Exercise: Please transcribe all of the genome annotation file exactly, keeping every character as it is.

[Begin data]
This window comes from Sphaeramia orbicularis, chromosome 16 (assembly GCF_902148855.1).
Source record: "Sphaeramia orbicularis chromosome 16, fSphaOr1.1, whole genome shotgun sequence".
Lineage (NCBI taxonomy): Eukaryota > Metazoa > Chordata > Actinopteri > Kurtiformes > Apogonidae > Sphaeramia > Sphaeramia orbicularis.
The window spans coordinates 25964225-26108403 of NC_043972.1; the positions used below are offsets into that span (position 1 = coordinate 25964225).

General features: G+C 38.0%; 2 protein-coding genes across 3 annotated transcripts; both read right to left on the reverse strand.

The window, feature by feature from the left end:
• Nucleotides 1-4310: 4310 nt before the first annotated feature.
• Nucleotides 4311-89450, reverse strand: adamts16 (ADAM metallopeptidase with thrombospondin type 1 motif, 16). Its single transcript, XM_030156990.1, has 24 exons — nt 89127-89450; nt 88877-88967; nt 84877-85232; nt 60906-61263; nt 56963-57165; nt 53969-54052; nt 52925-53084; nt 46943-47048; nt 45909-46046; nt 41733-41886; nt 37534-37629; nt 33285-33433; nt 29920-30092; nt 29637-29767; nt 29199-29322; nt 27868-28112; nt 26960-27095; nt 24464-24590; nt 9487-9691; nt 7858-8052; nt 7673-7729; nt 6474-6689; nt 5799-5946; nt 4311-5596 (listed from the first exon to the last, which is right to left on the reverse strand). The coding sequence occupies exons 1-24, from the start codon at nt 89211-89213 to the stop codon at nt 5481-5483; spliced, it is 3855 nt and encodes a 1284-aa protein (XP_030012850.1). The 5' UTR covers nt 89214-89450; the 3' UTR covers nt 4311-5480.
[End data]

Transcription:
This window comes from Sphaeramia orbicularis, chromosome 16 (assembly GCF_902148855.1).
Source record: "Sphaeramia orbicularis chromosome 16, fSphaOr1.1, whole genome shotgun sequence".
Lineage (NCBI taxonomy): Eukaryota > Metazoa > Chordata > Actinopteri > Kurtiformes > Apogonidae > Sphaeramia > Sphaeramia orbicularis.
The window spans coordinates 25964225-26108403 of NC_043972.1; the positions used below are offsets into that span (position 1 = coordinate 25964225).

General features: G+C 38.0%; 2 protein-coding genes across 3 annotated transcripts; both read right to left on the reverse strand.

The window, feature by feature from the left end:
• Nucleotides 1-4310: 4310 nt before the first annotated feature.
• Nucleotides 4311-89450, reverse strand: adamts16 (ADAM metallopeptidase with thrombospondin type 1 motif, 16). Its single transcript, XM_030156990.1, has 24 exons — nt 89127-89450; nt 88877-88967; nt 84877-85232; nt 60906-61263; nt 56963-57165; nt 53969-54052; nt 52925-53084; nt 46943-47048; nt 45909-46046; nt 41733-41886; nt 37534-37629; nt 33285-33433; nt 29920-30092; nt 29637-29767; nt 29199-29322; nt 27868-28112; nt 26960-27095; nt 24464-24590; nt 9487-9691; nt 7858-8052; nt 7673-7729; nt 6474-6689; nt 5799-5946; nt 4311-5596 (listed from the first exon to the last, which is right to left on the reverse strand). The coding sequence occupies exons 1-24, from the start codon at nt 89211-89213 to the stop codon at nt 5481-5483; spliced, it is 3855 nt and encodes a 1284-aa protein (XP_030012850.1). The 5' UTR covers nt 89214-89450; the 3' UTR covers nt 4311-5480.